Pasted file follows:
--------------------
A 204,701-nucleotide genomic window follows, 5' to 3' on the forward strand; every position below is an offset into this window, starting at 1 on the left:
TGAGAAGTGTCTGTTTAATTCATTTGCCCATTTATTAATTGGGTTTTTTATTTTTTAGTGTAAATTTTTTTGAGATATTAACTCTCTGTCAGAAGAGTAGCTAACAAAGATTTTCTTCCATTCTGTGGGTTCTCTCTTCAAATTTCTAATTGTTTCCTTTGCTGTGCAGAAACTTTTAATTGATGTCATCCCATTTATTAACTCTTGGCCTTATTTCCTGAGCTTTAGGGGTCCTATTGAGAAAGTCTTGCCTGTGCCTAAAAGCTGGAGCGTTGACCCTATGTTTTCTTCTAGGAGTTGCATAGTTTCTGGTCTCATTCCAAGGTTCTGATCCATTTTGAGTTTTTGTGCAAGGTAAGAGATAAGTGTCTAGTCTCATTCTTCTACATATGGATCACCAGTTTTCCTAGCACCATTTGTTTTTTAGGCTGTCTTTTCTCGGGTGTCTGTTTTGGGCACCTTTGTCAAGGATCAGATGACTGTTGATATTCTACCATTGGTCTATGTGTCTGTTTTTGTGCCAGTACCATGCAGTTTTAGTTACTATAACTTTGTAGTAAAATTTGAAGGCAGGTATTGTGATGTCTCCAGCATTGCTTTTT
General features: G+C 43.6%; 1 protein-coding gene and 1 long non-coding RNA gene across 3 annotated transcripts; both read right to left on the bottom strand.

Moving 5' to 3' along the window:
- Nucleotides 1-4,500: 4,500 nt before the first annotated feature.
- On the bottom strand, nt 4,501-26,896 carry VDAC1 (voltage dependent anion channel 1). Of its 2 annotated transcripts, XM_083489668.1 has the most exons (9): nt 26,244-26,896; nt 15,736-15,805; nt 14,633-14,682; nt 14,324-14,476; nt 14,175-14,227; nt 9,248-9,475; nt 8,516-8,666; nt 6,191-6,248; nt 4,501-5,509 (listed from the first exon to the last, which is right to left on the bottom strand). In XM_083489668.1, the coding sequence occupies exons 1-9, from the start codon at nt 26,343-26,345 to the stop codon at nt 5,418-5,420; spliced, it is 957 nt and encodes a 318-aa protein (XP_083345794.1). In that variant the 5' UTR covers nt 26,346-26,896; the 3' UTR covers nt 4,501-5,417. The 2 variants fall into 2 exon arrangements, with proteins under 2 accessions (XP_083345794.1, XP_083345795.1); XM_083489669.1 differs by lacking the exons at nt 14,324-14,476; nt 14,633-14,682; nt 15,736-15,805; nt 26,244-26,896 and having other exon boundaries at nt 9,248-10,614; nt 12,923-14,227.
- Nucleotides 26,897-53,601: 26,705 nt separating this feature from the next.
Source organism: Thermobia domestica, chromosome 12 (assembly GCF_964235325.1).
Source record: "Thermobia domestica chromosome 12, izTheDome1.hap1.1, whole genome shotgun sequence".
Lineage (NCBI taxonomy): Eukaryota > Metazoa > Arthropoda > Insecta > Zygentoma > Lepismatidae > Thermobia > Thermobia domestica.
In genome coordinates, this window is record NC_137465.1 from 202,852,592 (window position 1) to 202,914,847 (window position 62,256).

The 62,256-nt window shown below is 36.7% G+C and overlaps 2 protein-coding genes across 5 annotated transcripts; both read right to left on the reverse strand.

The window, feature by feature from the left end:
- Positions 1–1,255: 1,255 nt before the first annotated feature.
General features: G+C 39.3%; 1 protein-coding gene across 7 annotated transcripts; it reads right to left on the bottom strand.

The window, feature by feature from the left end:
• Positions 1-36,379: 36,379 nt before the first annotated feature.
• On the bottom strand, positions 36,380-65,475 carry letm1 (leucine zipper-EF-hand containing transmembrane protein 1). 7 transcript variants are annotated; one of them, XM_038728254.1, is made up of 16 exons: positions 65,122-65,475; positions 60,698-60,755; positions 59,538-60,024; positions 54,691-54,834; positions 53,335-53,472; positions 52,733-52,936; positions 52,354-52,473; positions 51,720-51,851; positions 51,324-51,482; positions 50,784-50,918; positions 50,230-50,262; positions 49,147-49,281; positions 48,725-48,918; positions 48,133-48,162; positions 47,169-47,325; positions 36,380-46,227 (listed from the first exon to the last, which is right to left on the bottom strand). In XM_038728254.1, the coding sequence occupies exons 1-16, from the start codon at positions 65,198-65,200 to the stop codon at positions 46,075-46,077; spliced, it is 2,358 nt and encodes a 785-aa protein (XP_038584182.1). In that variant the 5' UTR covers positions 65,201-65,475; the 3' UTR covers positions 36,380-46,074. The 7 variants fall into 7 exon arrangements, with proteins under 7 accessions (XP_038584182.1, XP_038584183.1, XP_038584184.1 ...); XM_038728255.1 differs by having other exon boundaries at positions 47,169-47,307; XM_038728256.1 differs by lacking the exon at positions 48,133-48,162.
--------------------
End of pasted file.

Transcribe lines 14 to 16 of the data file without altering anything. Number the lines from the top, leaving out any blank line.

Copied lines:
- Positions 1–1,255: 1,255 nt before the first annotated feature.
General features: G+C 39.3%; 1 protein-coding gene across 7 annotated transcripts; it reads right to left on the bottom strand.

The window, feature by feature from the left end: